Cross Posted from The Guardian
Four other workers were injured in the resulting fire on the Black Elk Energy rig in the Gulf of Mexico.
Lieutenant Commander Solomon Thompson, from coast guard sector New Orleans, said four people were unaccounted for following the fire. The coast guard was trying to confirm a report that two of the four were dead, Thompson said. Two others are described as missing.
There were “approximately 26 people” onboard the platform on Thursday night, Thompson said.
“But since the fire broke out they’ve only been able to account for 22 persons.
“We do know that 11 members were taken to local hospitals, and an additional nine members were taken from the one platform to a second platform.”
Of the four people unaccounted for, Thompson said:
“Our initial report was two are deceased. We’re still trying to confirm that there is in fact two deceased, two missing, and then 22 that we’ve been able to account for. We’re working really hard to get that number down.
“It was an initial report that two were deceased, so we’re operating off of two as deceased, two missing and then 22 unaccounted for.”
He added: “As you can imagine, there’s so many people helping so fast, it’s great, but it makes it difficult to track sometimes to track the exact number of who picked up who picked up who, what was their condition and checking them off the list.”
Thompson said two helicopters, two small boats and a fixed wing aircraft were involved in the search. There was still smoke rising from the platform at 1pm, he said, but no flames were visible.
The rig was not used for drilling, Thompson said, but was a production unit used to pump oil to the surface. It was not in production at the time of the fire.
“There was some construction on board and then the fire may have broken out as a cause of that construction.”
Thompson said although the rig was not in production, the coast guard had received a report that there was some kind of substance in the water nearby.
“We did have one report of a sheen which was a dark sheen, appearing to be oil, underneath the surface of the water, at a 200ft wide by 1.5 mile long sheen, but we haven’t confirmed exactly what that sheen is, whether or not it’s oil or some other substance. We’re assuming it’s oil but we haven’t confirmed that yet.”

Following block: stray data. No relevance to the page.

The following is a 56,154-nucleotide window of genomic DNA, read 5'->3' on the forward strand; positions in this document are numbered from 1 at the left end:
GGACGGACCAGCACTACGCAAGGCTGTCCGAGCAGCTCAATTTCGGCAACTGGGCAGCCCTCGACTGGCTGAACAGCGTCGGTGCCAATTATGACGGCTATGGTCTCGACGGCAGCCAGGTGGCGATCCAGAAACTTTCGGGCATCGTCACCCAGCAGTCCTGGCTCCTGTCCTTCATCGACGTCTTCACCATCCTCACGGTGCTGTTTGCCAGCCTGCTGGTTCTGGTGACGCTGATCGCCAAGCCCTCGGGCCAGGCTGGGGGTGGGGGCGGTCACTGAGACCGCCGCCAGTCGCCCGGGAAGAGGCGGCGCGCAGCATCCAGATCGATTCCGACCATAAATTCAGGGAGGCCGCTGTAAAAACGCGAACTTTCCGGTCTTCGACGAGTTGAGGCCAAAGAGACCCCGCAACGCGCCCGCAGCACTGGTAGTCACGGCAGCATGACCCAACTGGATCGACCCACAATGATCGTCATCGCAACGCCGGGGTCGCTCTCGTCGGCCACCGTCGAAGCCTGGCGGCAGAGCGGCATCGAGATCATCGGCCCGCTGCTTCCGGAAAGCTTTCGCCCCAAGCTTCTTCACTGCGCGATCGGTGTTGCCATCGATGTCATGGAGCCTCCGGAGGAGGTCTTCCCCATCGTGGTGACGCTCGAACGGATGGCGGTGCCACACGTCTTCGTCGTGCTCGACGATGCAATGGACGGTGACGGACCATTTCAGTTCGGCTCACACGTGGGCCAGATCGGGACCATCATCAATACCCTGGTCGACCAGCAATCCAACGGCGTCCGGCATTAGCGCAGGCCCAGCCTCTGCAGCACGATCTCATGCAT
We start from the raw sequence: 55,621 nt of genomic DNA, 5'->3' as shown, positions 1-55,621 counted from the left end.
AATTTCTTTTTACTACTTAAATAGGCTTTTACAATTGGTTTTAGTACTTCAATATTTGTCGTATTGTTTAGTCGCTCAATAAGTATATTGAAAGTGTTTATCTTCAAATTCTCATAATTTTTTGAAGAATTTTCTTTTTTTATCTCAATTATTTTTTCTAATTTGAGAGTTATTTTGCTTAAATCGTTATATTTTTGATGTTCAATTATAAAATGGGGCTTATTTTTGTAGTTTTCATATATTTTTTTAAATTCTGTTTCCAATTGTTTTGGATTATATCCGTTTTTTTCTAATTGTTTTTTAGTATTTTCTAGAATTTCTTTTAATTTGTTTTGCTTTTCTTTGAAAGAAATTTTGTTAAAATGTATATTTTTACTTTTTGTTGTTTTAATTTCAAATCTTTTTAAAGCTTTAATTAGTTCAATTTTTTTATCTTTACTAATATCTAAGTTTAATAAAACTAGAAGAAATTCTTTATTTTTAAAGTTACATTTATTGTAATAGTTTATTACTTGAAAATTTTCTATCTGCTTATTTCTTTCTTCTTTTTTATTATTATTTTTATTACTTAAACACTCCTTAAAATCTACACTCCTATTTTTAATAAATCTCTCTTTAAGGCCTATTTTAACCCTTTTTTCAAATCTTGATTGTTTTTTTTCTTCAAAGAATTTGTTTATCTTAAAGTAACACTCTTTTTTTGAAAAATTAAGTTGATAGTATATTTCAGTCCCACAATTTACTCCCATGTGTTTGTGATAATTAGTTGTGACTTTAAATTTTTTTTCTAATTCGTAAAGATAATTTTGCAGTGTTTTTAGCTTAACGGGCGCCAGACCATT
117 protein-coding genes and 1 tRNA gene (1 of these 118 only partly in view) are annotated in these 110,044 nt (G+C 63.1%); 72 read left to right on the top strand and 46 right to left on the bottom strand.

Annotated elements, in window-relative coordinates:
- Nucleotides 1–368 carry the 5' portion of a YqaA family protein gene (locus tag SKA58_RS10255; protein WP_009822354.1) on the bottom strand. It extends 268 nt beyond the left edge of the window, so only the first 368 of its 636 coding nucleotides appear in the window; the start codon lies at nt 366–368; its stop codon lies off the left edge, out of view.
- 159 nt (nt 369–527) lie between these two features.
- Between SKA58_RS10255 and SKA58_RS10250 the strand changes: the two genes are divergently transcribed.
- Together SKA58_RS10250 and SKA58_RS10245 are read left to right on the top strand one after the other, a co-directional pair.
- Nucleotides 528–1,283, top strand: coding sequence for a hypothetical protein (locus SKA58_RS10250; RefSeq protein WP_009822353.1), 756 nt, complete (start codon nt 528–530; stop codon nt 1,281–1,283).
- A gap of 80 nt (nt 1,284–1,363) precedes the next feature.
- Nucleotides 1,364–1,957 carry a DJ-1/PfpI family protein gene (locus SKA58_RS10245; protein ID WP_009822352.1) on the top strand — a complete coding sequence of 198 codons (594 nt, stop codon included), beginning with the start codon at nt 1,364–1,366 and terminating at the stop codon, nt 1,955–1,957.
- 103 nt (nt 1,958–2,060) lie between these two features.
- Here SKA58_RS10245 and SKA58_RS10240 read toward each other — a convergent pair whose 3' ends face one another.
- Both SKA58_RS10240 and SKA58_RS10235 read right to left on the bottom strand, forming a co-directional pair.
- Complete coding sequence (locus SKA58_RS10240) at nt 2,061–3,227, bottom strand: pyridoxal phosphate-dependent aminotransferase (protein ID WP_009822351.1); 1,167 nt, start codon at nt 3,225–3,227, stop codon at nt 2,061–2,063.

A representative for Black Elk Energy, based in Houston, Texas, said that a team was en route to the site to investigate. “We’re still collecting information and as soon as we get all that we’re going to be releasing a press statement,” a spokeswoman for Black Elk said.
According to Black Elk’s website, the company is “an ethical and ecological-minded business”.
Reports of the fire and the deaths aboard the oil platform immediately recalled the April 2010 blowout of BP’s well in the Gulf of Mexico, which killed 11 men and unleashed one of America’s worst environmental disasters.
BP reached a plea settlement only on Wednesday, accepting guilt in the deaths of the men and agreeing to pay $4.5bn in penalties. It still faces up to $21bn in civil damages.
Friday’s fire still had a heavy human cost. But the Black Elk Facility – unlike BP’s Macondo well – was not a drilling rig, and it was not operating in deep water, which means the potential environmental consequences could be relatively slight. The coast guard said there was no evidence of pollution.
The well, located some 20 miles off of Grand Isle, Louisiana, is believed to be in relatively shallow waters, perhaps 500ft, initial television news reports said.
Both those factors mean that it will be far easier to cap the well if there is an oil leak.